Between Tielhard and Gurdjieff we find something of why this world is so important.

Coarse perspective often understood as the further you are away from the peak the less you can hear directly

Hard to lose self/creation.

CB hates word panentheism, a derivative term, reaction to pantheism (went out with Einstein). Now no doubt God permeates everything.

Cosmotheandric = worlds within worlds. God is all the connection points. God is this unity. Can’t say if God is responsible for the unity, as he is the unit.

Need to throw out the old theological maps. The new map is much more capable of holding this mystery. Teilhard began this conversation – illuminates the whole structure

The final is not self-realization, but love. There is no self-realization apart from love.

Realization can become a self-referential goal and privatized – in tension with Teilhard and the idea of developing a new body.

There are guidelines but every call is unique. You have to bushwhack with the material of your own life. May come to the place where the Dharma tells you one thing and love tells you another.

Rene Guenon – influence of Islamic metaphysics, influenced the development of Sophia Perennis. Understanding that there are orthodox traditions that carry on the wisdom. Sense that modernity has gone astray – cell phones, etc. are a distortion of the original connection (ie. of traditional metaphysics) This is the slant of Lynn Bauman

Looks for its reference points backwards and up. Try to find the truth in the old wineskins. Teilhard is the mortal enemy of this.

Merton has been courted by the traditionalists. Saw in his distrust of the current state as a way into this. Merton and Sufism: The Untold Story, documents this courtship and is an excellent book.

Modern secularization is the natural outcome. Bruno Barnhart completely re-orients you how to be in the planet. Roger Lipsey places Gurdjieff in the traditionalist perspective.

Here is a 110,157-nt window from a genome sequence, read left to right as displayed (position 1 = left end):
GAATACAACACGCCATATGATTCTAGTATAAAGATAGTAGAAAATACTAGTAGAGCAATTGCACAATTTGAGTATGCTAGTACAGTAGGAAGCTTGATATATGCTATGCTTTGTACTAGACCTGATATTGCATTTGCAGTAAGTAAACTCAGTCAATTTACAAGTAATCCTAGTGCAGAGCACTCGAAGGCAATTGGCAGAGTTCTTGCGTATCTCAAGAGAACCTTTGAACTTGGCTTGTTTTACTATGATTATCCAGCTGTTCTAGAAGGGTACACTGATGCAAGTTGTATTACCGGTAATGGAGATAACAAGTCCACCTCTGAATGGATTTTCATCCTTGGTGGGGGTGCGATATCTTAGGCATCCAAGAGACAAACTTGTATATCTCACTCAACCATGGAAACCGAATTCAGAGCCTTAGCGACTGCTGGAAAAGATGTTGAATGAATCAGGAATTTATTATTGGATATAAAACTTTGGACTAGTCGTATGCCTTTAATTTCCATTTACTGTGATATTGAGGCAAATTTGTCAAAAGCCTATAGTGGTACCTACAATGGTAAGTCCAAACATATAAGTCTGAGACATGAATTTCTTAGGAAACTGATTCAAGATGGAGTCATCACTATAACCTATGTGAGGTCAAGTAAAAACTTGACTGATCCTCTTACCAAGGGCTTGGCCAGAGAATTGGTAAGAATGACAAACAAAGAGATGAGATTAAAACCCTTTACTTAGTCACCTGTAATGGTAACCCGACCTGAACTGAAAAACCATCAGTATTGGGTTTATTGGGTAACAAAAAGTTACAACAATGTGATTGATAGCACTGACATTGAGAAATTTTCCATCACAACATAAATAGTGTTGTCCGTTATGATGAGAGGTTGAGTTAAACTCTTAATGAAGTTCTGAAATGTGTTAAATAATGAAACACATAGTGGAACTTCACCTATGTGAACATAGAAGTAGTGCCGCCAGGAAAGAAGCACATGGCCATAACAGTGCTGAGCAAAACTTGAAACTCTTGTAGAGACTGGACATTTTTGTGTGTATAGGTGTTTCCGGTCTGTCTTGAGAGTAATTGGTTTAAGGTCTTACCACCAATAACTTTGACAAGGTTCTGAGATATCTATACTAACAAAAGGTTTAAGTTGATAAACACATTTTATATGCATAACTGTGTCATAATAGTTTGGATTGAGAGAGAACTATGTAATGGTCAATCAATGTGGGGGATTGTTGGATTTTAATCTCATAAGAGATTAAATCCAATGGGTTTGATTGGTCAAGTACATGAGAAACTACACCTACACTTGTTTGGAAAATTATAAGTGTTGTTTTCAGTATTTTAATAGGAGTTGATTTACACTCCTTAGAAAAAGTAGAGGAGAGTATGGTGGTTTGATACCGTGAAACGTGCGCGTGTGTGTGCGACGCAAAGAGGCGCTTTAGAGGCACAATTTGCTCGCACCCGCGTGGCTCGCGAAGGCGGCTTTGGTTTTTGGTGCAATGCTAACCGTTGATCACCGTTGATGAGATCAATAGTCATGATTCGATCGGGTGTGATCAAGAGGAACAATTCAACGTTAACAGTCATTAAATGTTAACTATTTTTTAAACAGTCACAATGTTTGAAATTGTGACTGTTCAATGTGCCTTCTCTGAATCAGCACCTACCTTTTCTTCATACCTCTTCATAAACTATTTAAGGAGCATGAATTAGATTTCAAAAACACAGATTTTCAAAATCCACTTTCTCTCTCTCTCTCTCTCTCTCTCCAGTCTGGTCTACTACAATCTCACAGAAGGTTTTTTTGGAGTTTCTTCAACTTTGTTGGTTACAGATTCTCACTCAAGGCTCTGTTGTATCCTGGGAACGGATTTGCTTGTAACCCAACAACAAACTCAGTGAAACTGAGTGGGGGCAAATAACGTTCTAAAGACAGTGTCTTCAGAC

Theeness is the basis of how things move forward and breaks synergy. Works well with Teilhard’s view of evolution. The revelation of the divine heart is still in process. Downloads into the Now, move forward into the conditions of the world. Process and becoming oriented

Looking backward is nostalgia.

Celibacy and the monastic are the containers in which knowledge has been conveyed. New vocations are not coming. People are not interested in the old formats.

The old formats of retreats for the rich (the contemplative lifestyle model), excluding the poor, coloured etc.

What is required is a new wine skin that can hold what is being formed = Teilhard’s evolutionary model.

What is contemplation? What is monasticism? Are there new models? Is the past a guide or a siren call?

Lawrence Freeman (Christian Meditation) had lots of money to build fancy retreat centre in France – Is this the old model?

In this Wisdom tradition, there is a lot more openness to moving forward in a new way.

Different way of being present. The opening happens as you stay open, and a prior “yes” to letting go and how we have known it in the past.